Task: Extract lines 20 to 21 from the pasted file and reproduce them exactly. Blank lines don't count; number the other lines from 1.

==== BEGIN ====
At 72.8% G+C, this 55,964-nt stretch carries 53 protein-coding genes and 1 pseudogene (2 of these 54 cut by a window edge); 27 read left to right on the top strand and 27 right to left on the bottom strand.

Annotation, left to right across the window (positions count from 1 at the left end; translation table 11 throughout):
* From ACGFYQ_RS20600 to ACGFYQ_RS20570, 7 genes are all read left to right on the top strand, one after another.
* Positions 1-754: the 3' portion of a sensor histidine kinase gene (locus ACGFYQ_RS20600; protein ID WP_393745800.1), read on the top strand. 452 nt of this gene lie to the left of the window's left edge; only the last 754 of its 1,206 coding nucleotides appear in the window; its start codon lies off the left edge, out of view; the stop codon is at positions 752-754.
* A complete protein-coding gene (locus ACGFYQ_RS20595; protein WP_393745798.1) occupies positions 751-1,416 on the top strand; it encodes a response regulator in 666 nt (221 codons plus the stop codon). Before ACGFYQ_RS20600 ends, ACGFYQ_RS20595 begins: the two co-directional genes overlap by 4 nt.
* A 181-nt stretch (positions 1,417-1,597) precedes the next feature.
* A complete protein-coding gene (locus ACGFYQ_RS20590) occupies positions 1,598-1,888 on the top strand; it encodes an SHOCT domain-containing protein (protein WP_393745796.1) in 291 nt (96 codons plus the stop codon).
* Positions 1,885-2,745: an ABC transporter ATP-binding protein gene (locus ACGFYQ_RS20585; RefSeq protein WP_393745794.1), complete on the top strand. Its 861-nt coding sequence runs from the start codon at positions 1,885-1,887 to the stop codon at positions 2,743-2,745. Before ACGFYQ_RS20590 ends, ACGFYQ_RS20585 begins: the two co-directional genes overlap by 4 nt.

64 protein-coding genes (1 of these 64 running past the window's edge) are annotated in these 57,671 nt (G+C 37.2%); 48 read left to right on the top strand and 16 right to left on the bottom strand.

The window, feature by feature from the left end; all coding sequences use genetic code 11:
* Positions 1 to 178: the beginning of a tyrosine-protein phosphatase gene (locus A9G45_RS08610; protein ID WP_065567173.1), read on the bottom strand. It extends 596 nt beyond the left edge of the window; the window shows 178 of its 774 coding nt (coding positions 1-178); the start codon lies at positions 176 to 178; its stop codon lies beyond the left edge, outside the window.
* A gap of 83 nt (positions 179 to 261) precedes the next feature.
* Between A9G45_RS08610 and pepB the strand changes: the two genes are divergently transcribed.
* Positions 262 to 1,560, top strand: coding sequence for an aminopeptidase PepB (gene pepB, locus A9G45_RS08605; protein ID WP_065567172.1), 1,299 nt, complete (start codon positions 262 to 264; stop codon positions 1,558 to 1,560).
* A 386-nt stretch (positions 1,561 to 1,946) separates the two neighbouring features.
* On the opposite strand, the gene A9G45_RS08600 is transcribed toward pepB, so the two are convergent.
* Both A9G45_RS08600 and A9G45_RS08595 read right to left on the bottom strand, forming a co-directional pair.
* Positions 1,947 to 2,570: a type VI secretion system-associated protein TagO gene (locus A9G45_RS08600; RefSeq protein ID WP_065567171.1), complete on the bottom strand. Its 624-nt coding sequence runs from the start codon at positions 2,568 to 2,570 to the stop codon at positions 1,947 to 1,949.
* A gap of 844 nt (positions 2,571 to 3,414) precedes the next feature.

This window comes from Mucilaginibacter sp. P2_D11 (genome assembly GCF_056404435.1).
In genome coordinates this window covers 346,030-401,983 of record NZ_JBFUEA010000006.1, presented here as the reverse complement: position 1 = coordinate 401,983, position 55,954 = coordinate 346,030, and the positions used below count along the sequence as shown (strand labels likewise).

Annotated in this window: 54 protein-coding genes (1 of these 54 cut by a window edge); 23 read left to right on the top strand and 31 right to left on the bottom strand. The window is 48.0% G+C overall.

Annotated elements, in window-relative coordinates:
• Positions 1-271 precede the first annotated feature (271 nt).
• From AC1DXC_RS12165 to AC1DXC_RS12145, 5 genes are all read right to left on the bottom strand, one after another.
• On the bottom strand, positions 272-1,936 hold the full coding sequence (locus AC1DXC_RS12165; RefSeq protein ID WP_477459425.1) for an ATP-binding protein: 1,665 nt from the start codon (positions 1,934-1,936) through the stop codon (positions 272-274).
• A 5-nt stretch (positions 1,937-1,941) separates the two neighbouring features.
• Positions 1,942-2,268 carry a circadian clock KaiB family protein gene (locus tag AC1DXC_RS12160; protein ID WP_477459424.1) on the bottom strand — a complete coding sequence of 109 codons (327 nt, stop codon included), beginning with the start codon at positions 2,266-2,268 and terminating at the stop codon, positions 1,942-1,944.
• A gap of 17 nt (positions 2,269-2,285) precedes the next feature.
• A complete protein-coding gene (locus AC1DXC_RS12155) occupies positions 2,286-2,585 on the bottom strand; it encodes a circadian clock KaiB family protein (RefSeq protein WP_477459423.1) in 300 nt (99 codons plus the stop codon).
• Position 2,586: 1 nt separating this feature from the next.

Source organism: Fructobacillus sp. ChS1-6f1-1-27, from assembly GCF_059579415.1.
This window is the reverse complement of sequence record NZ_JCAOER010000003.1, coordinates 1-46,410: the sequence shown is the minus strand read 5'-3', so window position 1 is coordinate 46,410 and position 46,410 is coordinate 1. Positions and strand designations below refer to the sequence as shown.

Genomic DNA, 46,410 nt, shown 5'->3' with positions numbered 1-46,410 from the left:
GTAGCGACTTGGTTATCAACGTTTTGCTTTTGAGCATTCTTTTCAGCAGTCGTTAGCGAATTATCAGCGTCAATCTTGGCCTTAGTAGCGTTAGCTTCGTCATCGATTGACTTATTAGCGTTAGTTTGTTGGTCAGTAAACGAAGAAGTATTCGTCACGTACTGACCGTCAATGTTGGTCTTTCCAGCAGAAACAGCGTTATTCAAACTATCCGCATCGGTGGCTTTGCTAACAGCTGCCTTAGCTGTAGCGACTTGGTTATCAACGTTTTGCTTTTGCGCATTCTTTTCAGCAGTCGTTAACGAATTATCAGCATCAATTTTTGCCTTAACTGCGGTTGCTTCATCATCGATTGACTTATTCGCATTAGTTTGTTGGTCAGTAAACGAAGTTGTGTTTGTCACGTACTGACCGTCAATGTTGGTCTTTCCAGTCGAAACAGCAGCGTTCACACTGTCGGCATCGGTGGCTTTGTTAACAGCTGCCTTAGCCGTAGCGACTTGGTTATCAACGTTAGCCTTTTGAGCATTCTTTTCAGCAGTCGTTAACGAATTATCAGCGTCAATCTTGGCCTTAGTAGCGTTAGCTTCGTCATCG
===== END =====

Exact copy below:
This window comes from Mucilaginibacter sp. P2_D11 (genome assembly GCF_056404435.1).
In genome coordinates this window covers 346,030-401,983 of record NZ_JBFUEA010000006.1, presented here as the reverse complement: position 1 = coordinate 401,983, position 55,954 = coordinate 346,030, and the positions used below count along the sequence as shown (strand labels likewise).